Hiring a Web designer or design company can seem like a daunting task. Too many speak in nerd and the good ones never seem available to take on new work.
A new era of tech events has begun
We’re back in New York this November for the 4th edition of our growth-focused technology event.
I realize that maybe your cousin is a Web designer who builds websites on the side. Or your friend’s brother in college once updated your Tumblr in exchange for a case of beer. Or that you can, quite easily, figure out Web design, programming and WordPress yourself, but you just haven’t found the time.
Web designers hear these types of comments a lot (possibly second only to “make the logo bigger” on mockups). While there’s nothing wrong with learning new things or having hobbies, for the love of whatever god you believe in, hire a professional to design and program your website.
Professional, as in someone who does Web design full-time, as a job that they get paid money to do, and has done so for a while.
How do you find the right professional Web designer?
While that would probably work, it makes more sense to start by looking at websites you enjoy visiting, and that appear to have a good community and engaged following. Does it say at the bottom of the website who designed and programmed it?
If not, send a brief email to the website’s owner, asking who they used and if they were happy with their designer.
Make a shortlist of designers (two or three) you want to work with (from looking at those sites you like and asking who built them). What are their portfolios like? Can you get behind the tone, aesthetics and presentation of their own websites and other websites they’ve done? Are their project sizes (features, functions, what the site does, etc.) similar in scope to yours?
Make the first move
Contact these Web designers and actually talk to them on the phone (old school, I know). You want to make sure you understand how they communicate, since they’ll be responsible for visually communicating your online business. Do they talk in technical jargon or Star Trek references (although the latter could be a bonus)? Are they clear about what they can provide for you? What is their process?
Ask for references and actually contact them. Ask each reference what it was like to work with the Web designer. Find out if they delivered on time, on budget, and if the client could honestly recommend them.
There’s no industry standard for pricing a website
They can cost next to nothing to well into six figures. Since you already have a good idea of your budget, see what the designer’s average project typically costs to determine if your budget fits into that range. If the two numbers are way off, it’s best to find out early to avoid wasting anyone’s time.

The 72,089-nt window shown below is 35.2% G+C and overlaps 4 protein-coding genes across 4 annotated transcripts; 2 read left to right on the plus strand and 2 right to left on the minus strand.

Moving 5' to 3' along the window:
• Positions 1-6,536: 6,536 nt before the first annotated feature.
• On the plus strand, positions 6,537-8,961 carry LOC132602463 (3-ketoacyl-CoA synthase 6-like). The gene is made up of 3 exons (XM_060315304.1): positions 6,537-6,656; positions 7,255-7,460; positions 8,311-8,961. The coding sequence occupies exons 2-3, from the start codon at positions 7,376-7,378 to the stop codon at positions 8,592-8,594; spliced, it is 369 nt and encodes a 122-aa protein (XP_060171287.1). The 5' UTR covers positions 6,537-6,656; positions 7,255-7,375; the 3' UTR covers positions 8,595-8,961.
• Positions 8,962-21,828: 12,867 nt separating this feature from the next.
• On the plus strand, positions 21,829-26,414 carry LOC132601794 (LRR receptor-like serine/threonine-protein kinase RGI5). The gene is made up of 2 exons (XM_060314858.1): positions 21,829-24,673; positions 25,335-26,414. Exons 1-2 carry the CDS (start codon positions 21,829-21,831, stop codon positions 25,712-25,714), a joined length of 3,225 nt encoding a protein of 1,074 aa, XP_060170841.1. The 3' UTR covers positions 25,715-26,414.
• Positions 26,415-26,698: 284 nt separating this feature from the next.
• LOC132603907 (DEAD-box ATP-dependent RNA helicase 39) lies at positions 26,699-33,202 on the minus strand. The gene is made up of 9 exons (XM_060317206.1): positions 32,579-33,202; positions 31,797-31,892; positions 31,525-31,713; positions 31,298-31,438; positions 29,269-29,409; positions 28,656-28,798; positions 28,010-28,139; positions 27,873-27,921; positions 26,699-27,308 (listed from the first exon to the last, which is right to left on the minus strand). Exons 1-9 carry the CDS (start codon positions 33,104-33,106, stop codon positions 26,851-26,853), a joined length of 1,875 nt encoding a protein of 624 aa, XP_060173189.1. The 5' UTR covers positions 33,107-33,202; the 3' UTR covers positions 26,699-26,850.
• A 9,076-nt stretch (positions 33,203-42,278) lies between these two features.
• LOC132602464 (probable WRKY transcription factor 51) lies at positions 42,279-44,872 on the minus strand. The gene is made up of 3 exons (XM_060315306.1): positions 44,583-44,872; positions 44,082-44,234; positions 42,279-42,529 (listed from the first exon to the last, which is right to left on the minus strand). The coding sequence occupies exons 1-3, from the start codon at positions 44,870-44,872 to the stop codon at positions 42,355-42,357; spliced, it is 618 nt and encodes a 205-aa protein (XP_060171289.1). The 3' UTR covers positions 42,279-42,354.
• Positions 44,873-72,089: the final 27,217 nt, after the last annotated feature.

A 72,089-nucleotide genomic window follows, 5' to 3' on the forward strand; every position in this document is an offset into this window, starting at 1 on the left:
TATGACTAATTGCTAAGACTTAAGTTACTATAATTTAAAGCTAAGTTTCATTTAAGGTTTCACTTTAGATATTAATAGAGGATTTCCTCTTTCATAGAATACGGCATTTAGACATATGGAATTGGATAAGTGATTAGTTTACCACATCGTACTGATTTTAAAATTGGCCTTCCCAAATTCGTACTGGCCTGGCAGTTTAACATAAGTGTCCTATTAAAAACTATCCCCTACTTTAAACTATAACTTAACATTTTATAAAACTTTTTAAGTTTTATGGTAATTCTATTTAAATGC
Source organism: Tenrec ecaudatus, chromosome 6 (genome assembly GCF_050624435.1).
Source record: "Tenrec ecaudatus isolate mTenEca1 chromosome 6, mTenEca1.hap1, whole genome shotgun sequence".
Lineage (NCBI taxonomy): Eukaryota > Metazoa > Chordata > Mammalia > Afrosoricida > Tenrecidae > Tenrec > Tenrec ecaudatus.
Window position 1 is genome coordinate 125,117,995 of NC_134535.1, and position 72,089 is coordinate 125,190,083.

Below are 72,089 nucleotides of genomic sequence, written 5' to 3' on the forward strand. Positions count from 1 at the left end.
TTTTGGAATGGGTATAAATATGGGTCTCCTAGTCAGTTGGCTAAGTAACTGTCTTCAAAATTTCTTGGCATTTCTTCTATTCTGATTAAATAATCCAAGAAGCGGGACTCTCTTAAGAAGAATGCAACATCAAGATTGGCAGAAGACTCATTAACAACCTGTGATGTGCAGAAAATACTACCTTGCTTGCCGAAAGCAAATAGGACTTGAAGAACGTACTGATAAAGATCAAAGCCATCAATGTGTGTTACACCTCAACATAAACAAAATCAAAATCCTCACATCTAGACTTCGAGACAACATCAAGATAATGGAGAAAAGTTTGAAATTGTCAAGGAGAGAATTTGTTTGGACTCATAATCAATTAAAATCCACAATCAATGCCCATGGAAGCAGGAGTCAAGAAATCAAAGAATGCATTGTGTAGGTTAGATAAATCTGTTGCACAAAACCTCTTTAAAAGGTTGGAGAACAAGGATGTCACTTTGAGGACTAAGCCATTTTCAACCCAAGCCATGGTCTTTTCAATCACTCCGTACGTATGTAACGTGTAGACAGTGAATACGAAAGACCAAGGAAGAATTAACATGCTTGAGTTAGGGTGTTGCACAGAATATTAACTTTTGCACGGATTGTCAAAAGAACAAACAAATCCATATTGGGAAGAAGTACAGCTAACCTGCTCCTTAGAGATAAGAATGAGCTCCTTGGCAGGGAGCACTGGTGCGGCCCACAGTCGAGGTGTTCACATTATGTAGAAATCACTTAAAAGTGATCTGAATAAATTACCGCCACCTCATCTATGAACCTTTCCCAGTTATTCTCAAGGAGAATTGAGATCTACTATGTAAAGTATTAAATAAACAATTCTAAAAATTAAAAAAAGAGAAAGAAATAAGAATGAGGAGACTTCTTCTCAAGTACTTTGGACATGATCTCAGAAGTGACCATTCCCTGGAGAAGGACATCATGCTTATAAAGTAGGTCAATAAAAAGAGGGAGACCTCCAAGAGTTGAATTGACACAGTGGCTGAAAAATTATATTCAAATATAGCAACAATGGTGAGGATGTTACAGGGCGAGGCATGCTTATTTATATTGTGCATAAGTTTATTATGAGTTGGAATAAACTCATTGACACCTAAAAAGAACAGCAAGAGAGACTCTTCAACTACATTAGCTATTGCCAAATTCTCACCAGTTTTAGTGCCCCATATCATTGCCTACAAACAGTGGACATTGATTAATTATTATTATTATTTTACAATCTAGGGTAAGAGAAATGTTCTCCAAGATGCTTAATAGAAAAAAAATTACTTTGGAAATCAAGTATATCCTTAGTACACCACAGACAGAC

Chances are if you’ve found a Web designer who’s responsible for a popular website, they’re fully booked for a little while. Most good Web designers are slammed, sometimes months in advance.
Find out when they could start a project with you and how long projects typically take. There’s so much you can do before a project starts, and waiting a while gives you a chance to do your own homework on what you need to provide the designer in terms of colors, aesthetics and product purpose.
Be prepared to adjust time and money if none of the professionals you want to hire can work with your budget or timeline – maybe that means waiting a little longer or saving up a little more. That just gives you more time to focus on your business idea, products/services and value.
Here’s a list of important questions to ask before you hire anyone:
- Can you provide a list of five references I can contact?
- Do you do this full-time and how long have you been doing web design?
- What is your process?
- What is the typical budget range for your projects? how are payments broken down for projects?
- What is the typical turn-around time for your projects?
- When can the project be started?
- What do you need from me before we start?
- Do your clients see a return on investment? Do you have proof of increased conversion rates or goals being achieved after you’ve done a redesign?
- Does the price include making the site mobile friendly?
- Will the site be supported by retina screens?
- Do you custom design or use templates?
- Who will own the website design when it’s paid for?
- Do you offer maintenance or training or post-launch support?
- Who is the contact person and who is doing the work? is anything outsourced or subcontracted out?
As important as any of these questions is understanding and communication. Do you understand what they are talking about when they are describing what they do or what they can do for you?
Ease of communication is key in any project, especially a Web design project, where things can get confusing or misaligned due to jargon or tech speak.
Read next: Landing pages for dummies: A how-to guide
Top image credit: Shutterstock